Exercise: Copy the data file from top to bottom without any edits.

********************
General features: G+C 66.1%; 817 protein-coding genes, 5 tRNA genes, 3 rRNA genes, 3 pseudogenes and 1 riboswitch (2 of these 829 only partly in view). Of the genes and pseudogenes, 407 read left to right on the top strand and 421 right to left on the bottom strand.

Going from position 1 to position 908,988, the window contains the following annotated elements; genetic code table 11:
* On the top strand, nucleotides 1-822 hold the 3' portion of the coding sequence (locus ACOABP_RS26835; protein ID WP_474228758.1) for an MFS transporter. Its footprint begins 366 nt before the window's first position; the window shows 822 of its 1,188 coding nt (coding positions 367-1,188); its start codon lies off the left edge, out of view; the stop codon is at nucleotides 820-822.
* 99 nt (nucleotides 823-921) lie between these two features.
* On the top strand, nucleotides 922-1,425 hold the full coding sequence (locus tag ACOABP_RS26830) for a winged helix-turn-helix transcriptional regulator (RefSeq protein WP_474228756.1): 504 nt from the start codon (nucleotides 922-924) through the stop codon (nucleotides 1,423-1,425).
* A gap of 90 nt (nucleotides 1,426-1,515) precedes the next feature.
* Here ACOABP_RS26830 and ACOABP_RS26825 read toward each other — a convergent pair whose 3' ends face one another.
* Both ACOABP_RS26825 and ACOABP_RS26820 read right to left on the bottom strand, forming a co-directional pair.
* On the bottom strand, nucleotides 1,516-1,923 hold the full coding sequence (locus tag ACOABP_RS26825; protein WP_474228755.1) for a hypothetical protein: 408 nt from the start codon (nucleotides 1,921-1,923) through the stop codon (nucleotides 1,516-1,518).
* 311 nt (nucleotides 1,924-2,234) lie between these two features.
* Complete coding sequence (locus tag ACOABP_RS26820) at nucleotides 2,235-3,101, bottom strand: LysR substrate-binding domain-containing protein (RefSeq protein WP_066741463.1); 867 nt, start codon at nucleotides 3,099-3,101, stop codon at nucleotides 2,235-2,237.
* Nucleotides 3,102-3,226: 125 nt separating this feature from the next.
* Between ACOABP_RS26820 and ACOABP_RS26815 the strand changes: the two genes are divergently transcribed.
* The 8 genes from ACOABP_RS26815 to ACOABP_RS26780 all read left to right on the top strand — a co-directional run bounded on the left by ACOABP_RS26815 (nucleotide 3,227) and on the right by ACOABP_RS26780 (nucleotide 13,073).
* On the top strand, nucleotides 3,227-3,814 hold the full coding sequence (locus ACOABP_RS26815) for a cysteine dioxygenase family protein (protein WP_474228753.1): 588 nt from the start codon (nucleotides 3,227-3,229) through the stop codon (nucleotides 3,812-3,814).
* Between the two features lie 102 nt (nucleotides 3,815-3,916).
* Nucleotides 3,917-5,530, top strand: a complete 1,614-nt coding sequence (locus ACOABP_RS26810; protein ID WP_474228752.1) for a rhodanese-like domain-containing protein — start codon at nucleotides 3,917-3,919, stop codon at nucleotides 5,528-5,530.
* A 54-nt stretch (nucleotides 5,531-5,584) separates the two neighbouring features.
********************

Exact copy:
General features: G+C 66.1%; 817 protein-coding genes, 5 tRNA genes, 3 rRNA genes, 3 pseudogenes and 1 riboswitch (2 of these 829 only partly in view). Of the genes and pseudogenes, 407 read left to right on the top strand and 421 right to left on the bottom strand.

Going from position 1 to position 908,988, the window contains the following annotated elements; genetic code table 11:
* On the top strand, nucleotides 1-822 hold the 3' portion of the coding sequence (locus ACOABP_RS26835; protein ID WP_474228758.1) for an MFS transporter. Its footprint begins 366 nt before the window's first position; the window shows 822 of its 1,188 coding nt (coding positions 367-1,188); its start codon lies off the left edge, out of view; the stop codon is at nucleotides 820-822.
* 99 nt (nucleotides 823-921) lie between these two features.
* On the top strand, nucleotides 922-1,425 hold the full coding sequence (locus tag ACOABP_RS26830) for a winged helix-turn-helix transcriptional regulator (RefSeq protein WP_474228756.1): 504 nt from the start codon (nucleotides 922-924) through the stop codon (nucleotides 1,423-1,425).
* A gap of 90 nt (nucleotides 1,426-1,515) precedes the next feature.
* Here ACOABP_RS26830 and ACOABP_RS26825 read toward each other — a convergent pair whose 3' ends face one another.
* Both ACOABP_RS26825 and ACOABP_RS26820 read right to left on the bottom strand, forming a co-directional pair.
* On the bottom strand, nucleotides 1,516-1,923 hold the full coding sequence (locus tag ACOABP_RS26825; protein WP_474228755.1) for a hypothetical protein: 408 nt from the start codon (nucleotides 1,921-1,923) through the stop codon (nucleotides 1,516-1,518).
* 311 nt (nucleotides 1,924-2,234) lie between these two features.
* Complete coding sequence (locus tag ACOABP_RS26820) at nucleotides 2,235-3,101, bottom strand: LysR substrate-binding domain-containing protein (RefSeq protein WP_066741463.1); 867 nt, start codon at nucleotides 3,099-3,101, stop codon at nucleotides 2,235-2,237.
* Nucleotides 3,102-3,226: 125 nt separating this feature from the next.
* Between ACOABP_RS26820 and ACOABP_RS26815 the strand changes: the two genes are divergently transcribed.
* The 8 genes from ACOABP_RS26815 to ACOABP_RS26780 all read left to right on the top strand — a co-directional run bounded on the left by ACOABP_RS26815 (nucleotide 3,227) and on the right by ACOABP_RS26780 (nucleotide 13,073).
* On the top strand, nucleotides 3,227-3,814 hold the full coding sequence (locus ACOABP_RS26815) for a cysteine dioxygenase family protein (protein WP_474228753.1): 588 nt from the start codon (nucleotides 3,227-3,229) through the stop codon (nucleotides 3,812-3,814).
* Between the two features lie 102 nt (nucleotides 3,815-3,916).
* Nucleotides 3,917-5,530, top strand: a complete 1,614-nt coding sequence (locus ACOABP_RS26810; protein ID WP_474228752.1) for a rhodanese-like domain-containing protein — start codon at nucleotides 3,917-3,919, stop codon at nucleotides 5,528-5,530.
* A 54-nt stretch (nucleotides 5,531-5,584) separates the two neighbouring features.